The Army Corps Makes Push to Get the Final Okay for Dakota Access Pipeline

Standing Rock protesters in December. Photo: Michael Nigro/Pacific Press/LightRocket via Getty Images

The Dakota Access Pipeline is one step closer to being completed, after the acting secretary of the Army asked the Army Corps of Engineers to issue an easement that would allow the last part of construction to proceed. The easement — essentially, the permission to build — doesn’t appear to have been officially been granted yet, but is reportedly imminent. The news comes one week after President Donald Trump signed an executive order that reversed Obama-administration blocks to the controversial Dakota Access and Keystone XL pipelines.

The Standing Rock Sioux tribe and environmental activists have sought to block the $3.8 billion Dakota Access Pipeline, which they say passes through sacred tribal lands and threatens drinking water. Tense demonstrations raged last year, and though numbers have dwindled and cleanup of the protest site has begun, a few stragglers still remain camped out. Jan Hasselman, an attorney for the Standing Rock tribe, told the Guardian that he expects the easement to come, which would allow part of the pipeline to be built under Lake Oahe in North Dakota — the contested piece of real estate. Hasselman indicated that the fight will continue in the courts.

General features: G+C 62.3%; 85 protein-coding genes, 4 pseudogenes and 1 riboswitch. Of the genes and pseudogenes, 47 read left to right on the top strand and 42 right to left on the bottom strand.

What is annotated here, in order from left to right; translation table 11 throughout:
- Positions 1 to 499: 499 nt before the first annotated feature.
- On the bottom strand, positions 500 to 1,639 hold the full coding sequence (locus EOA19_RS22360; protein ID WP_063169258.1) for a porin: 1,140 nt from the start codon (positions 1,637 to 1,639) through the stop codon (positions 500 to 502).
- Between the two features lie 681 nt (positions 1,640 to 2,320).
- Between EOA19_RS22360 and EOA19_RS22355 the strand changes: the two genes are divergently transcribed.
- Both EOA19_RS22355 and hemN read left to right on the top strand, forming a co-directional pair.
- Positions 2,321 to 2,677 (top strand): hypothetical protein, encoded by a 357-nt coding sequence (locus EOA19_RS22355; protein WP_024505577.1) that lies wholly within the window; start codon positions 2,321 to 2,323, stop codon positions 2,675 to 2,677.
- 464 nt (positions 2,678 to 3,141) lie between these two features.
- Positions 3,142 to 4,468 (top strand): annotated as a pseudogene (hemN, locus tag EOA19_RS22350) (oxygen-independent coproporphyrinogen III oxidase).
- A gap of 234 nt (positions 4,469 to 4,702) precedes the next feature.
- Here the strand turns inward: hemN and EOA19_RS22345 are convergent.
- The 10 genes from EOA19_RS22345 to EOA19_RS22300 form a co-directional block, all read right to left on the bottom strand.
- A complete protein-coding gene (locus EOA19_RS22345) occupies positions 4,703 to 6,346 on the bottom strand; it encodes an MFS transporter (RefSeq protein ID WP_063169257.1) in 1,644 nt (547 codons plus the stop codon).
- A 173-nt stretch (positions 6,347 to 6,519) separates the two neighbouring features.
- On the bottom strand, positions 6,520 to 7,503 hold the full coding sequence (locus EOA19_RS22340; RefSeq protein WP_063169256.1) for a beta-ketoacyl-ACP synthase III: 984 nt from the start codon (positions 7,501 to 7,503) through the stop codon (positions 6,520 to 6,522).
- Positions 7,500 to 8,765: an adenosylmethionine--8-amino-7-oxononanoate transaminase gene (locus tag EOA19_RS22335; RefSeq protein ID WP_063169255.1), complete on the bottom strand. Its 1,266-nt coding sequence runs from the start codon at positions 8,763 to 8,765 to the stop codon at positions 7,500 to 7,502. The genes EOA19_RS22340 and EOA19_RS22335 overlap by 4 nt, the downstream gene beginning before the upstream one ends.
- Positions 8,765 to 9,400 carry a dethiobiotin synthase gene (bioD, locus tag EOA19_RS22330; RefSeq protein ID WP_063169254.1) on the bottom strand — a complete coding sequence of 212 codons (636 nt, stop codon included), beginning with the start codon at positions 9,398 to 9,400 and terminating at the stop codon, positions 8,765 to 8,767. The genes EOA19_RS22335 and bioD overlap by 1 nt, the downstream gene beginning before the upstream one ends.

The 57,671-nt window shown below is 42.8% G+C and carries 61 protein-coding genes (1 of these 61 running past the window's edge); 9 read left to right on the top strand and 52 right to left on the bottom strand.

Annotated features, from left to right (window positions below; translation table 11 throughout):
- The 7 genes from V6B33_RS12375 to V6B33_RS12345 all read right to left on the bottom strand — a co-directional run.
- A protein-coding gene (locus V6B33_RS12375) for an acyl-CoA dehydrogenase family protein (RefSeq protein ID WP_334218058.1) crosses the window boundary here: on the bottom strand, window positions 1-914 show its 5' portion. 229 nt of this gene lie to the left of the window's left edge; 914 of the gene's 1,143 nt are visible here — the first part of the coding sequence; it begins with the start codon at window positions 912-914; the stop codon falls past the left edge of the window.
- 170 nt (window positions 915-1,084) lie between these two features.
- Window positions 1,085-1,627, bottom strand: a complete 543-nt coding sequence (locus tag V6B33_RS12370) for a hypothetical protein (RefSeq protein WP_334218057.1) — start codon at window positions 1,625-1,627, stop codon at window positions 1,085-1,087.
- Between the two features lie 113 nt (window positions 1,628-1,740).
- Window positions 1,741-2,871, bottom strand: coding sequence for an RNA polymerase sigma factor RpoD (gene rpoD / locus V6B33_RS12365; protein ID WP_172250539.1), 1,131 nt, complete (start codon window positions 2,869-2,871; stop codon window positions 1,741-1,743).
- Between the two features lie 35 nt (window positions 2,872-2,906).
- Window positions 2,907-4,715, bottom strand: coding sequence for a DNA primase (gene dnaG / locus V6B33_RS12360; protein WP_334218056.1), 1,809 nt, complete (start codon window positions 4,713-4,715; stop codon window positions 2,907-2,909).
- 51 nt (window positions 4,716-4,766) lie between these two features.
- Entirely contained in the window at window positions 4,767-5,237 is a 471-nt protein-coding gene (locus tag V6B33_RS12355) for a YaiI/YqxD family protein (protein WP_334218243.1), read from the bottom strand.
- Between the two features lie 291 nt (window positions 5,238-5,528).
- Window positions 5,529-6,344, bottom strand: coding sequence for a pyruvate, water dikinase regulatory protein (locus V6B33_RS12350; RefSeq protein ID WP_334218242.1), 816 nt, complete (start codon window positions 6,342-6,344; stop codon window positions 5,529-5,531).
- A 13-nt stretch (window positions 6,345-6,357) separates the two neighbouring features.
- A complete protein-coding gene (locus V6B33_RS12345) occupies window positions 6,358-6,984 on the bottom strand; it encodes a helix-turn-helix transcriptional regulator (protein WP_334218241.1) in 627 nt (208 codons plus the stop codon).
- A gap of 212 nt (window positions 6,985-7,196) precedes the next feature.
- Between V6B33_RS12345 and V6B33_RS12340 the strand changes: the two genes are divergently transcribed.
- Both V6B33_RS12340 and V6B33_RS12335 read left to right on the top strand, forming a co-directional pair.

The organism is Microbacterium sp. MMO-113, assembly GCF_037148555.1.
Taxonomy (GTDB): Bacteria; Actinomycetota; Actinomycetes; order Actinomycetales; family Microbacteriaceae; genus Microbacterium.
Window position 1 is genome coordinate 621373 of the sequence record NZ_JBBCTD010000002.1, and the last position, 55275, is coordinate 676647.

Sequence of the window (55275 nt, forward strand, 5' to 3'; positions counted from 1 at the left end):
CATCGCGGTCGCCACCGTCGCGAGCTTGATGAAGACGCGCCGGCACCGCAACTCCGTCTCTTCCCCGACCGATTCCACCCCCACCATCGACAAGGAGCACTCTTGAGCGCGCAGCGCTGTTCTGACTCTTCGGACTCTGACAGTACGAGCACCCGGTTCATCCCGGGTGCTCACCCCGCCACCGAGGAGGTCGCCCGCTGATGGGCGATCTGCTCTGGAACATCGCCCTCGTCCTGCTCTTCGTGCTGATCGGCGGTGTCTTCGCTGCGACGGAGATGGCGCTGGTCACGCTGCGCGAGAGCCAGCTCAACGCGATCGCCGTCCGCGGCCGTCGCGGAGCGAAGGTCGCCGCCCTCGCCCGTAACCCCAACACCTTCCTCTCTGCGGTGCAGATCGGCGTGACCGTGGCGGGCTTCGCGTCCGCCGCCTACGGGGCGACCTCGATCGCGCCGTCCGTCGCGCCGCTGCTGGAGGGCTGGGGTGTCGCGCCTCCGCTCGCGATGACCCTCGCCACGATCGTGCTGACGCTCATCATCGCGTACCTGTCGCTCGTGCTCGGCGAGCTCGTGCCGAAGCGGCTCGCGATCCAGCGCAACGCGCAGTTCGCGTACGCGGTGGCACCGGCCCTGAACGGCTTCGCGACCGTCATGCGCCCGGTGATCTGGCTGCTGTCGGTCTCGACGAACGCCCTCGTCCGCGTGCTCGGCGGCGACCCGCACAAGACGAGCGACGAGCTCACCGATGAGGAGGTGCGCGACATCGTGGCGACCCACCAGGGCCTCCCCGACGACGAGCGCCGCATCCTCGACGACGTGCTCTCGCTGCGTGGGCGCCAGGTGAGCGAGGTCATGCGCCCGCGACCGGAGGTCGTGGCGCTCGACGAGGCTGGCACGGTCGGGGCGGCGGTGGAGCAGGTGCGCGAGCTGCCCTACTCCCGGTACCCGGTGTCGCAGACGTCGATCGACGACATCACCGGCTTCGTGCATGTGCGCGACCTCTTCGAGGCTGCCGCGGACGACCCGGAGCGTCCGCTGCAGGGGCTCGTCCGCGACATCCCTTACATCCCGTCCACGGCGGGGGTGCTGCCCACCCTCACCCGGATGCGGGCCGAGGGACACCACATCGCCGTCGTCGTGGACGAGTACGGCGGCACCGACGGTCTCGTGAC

North Dakota Republican Senator John Hoeven said in a statement that the easement would enable the “completion of the project,” which would be “built with the necessary safety features to protect the Standing Rock Sioux Tribe and others downstream.”

The Army Corps of Engineers, under the Obama administration, halted the project so that the agency could investigate alternative routes and conduct more environmental-impact assessments. That move significantly delayed — but did not permanently terminate — the pipeline construction, as those studies were expected to take years to complete. According to the Guardian, the Army Corps of Engineers had filed a notice of intent to complete those studies on the very last days of the Obama administration.

Even if the easement is coming soon, the timeline isn’t clear on exactly when — and that goes for the resumption of the pipeline construction as well. This will likely shape up to be a legal battle among the pipeline company, the government, and the Standing Rock tribe. The next court date is scheduled for February 6.

Army Corps Moves to Finish Dakota Access Pipeline